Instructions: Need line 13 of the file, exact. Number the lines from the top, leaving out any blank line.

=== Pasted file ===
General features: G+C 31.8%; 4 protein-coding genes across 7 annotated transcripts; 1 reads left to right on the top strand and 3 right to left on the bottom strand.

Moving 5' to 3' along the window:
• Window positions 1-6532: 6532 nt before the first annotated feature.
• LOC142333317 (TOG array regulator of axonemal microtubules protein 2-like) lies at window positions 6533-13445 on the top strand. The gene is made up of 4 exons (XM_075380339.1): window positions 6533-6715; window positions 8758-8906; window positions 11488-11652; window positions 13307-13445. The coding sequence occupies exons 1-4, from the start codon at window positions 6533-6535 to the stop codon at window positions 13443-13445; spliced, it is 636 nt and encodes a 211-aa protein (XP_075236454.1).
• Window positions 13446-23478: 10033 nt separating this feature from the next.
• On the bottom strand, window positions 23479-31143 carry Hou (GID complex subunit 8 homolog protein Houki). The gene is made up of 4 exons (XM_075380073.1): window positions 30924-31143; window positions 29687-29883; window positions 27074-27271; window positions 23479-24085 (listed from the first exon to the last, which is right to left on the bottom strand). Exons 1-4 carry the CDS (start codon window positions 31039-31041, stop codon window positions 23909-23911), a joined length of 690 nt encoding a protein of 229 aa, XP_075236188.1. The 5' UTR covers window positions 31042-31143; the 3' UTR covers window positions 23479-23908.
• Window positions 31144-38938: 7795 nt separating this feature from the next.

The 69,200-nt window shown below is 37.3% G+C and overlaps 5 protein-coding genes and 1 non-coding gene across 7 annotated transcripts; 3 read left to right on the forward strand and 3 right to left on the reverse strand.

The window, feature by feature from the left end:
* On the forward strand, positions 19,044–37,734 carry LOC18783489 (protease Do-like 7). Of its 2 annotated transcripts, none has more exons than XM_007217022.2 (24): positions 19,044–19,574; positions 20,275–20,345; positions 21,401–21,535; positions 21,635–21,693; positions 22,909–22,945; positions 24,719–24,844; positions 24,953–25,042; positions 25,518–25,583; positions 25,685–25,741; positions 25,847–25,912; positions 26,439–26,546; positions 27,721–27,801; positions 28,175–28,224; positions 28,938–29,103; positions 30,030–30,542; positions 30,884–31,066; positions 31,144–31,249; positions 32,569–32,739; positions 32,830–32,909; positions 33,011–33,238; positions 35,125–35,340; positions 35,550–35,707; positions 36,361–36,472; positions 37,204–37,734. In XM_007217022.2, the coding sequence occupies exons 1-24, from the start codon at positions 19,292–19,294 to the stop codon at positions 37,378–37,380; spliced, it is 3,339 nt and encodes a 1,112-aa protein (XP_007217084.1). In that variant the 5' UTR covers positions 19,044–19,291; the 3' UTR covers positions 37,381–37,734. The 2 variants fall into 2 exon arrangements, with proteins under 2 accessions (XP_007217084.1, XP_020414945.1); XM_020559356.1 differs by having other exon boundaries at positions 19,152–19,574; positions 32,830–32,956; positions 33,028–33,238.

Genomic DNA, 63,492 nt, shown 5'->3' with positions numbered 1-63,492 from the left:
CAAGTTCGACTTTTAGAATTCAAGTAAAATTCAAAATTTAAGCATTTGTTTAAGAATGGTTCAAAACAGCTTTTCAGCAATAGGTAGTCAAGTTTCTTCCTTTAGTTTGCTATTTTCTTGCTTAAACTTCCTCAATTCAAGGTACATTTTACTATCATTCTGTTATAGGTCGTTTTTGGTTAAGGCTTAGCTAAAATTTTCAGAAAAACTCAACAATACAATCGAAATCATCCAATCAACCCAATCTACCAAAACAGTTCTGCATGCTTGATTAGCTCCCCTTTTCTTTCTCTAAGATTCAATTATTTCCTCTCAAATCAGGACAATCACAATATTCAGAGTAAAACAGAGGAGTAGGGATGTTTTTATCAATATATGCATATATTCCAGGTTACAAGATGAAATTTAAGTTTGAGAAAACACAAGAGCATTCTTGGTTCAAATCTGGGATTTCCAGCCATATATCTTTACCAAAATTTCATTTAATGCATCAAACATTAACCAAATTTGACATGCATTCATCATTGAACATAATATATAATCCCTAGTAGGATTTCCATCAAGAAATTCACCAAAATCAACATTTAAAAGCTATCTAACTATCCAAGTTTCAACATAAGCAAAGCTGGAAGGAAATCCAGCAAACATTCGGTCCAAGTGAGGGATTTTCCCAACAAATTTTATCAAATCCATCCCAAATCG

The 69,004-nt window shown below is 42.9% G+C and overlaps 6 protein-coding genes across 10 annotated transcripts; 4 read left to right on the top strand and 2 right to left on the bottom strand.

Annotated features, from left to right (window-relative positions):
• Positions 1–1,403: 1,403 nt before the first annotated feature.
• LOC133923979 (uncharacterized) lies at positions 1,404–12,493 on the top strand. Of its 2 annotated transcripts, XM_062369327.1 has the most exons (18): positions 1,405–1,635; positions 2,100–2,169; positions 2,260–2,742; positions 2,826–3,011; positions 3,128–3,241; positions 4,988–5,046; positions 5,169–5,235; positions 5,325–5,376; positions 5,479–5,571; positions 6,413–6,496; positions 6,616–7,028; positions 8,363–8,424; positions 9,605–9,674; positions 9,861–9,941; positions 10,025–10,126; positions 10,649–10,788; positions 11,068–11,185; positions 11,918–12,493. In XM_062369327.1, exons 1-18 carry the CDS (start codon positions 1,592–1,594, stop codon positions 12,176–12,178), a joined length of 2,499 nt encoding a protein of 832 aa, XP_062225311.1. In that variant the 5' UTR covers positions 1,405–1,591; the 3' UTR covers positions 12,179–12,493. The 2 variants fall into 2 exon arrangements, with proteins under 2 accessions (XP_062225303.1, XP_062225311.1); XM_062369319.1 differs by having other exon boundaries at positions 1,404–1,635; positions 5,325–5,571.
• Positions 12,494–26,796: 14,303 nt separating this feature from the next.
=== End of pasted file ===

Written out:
The 69,004-nt window shown below is 42.9% G+C and overlaps 6 protein-coding genes across 10 annotated transcripts; 4 read left to right on the top strand and 2 right to left on the bottom strand.